Luxfer Gas Cylinders has received an increasing number of inquiries about the difference between “bowed” and “bulged” aluminum cylinders. The pictures and information below are intended to clarify this important difference.
A bow is a slight curve in the sidewall of an aluminum cylinder (see image above). A fairly common cosmetic feature, a bow is not dangerous and does not affect cylinder performance. A bow is an occasional by-product of the manufacturing process, not a manufacturing defect. Bows occur most often in taller cylinders, including scuba cylinders with a capacity of 80 cubic feet or more. A typical bowed cylinder has one convex side curving slightly outward and an opposite concave side (180° degrees away) curving slightly inward. The curves are long and gradual, covering much of the length of the cylinder sidewall. Most bows are barely discernible with the naked eye, but they sometimes become noticeable when you hold a straight edge against the cylinder wall and rotate the cylinder to reveal both the convex and concave sides. More severely bowed cylinders are sometimes called “banana shaped,” and even these cylinders are safe to use. Infrequently a cylinder will have one straight side and one slightly convex (outward curving) side. Such a condition, called an unparallel sidewall or a plano-convexity, is also a type of bow. It does not affect cylinder performance. Inspectors should be careful not to misidentify the harmless, slightly convex side of a bowed cylinder as a bulge, which is completely different and a very rare condition.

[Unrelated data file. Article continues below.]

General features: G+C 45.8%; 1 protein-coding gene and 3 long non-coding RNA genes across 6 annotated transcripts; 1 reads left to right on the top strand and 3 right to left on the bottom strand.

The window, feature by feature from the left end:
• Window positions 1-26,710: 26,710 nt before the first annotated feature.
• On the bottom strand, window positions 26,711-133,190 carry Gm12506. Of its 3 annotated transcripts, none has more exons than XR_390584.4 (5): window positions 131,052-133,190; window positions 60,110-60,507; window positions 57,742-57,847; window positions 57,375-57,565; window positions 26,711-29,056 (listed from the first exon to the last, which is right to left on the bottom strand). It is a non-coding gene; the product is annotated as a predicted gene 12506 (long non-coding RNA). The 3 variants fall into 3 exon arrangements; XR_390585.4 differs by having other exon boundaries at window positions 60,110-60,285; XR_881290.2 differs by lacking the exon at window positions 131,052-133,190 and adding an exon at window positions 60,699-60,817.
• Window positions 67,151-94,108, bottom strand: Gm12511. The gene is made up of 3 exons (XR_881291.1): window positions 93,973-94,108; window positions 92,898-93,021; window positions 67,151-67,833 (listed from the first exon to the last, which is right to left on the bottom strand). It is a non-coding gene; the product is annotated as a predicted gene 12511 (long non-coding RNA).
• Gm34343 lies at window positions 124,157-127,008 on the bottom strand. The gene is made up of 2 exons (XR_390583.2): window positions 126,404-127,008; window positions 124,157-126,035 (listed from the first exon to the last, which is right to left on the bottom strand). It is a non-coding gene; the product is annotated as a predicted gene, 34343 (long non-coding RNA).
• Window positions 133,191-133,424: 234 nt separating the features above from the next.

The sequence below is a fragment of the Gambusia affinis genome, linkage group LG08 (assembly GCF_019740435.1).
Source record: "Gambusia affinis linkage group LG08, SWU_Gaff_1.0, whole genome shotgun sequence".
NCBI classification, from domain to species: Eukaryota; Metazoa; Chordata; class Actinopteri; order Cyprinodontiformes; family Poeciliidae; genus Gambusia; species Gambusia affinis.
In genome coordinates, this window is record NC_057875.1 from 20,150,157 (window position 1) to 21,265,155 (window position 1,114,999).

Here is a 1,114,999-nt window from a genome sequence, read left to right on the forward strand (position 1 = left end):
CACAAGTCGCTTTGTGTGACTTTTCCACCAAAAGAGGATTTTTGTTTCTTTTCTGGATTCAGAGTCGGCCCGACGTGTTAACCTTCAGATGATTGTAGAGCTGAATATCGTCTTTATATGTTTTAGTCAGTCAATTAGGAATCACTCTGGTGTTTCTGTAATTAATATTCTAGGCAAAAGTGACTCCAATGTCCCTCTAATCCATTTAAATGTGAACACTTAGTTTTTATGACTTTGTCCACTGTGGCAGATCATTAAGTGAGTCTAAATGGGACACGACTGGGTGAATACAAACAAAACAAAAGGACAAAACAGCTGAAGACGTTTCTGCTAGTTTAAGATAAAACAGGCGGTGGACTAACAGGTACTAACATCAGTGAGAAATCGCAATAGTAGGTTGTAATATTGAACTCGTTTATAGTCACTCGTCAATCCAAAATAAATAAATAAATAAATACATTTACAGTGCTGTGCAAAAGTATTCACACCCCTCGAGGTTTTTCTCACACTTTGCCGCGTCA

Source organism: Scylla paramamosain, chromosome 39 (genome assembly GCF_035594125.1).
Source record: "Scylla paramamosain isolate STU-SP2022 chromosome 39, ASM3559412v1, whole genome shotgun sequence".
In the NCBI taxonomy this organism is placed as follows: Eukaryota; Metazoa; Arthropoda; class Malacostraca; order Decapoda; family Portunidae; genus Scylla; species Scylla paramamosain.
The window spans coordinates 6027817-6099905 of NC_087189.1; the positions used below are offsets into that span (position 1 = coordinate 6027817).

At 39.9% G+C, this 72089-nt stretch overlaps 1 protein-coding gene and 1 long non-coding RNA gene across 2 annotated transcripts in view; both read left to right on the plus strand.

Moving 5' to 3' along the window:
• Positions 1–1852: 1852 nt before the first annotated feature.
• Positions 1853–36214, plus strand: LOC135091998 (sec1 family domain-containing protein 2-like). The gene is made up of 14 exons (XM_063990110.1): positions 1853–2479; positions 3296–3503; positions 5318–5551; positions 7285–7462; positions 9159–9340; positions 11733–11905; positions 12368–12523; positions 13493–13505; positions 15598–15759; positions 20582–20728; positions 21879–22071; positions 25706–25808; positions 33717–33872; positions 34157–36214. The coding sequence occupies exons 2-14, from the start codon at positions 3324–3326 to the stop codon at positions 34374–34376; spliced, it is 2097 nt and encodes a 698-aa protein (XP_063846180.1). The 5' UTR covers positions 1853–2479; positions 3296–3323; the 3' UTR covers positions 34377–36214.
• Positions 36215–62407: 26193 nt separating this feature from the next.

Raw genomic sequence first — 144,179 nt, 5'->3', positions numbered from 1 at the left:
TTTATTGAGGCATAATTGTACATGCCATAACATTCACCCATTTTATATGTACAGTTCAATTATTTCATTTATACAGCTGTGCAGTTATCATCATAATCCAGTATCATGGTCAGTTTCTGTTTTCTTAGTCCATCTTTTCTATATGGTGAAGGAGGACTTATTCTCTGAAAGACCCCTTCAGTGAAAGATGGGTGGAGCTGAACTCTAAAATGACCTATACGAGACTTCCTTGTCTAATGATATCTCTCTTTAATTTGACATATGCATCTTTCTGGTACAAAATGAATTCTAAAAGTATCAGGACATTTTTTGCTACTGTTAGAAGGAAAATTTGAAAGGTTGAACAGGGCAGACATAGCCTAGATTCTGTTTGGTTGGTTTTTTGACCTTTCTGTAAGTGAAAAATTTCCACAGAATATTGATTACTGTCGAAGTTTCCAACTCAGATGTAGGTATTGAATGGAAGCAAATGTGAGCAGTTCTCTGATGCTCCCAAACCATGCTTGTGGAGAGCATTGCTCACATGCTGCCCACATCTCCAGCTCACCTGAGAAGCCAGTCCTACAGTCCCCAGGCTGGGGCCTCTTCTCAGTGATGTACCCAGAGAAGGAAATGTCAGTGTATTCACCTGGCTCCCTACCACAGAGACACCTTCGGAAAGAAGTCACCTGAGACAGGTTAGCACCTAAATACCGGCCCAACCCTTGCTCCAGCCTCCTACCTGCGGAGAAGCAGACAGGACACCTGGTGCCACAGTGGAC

A bow is often so subtle that the naked eye has difficulty detecting it. (In the picture above, the bow has been exaggerated somewhat to make it clearly visible.) Using a straight edge will usually reveal convexity and concavity. Bear in mind that the convex (outward curving) side is sometimes more pronounced than the concave side. Do not mistake the convexity of a bow for a bulge! (For more information about bulges, see the following section.)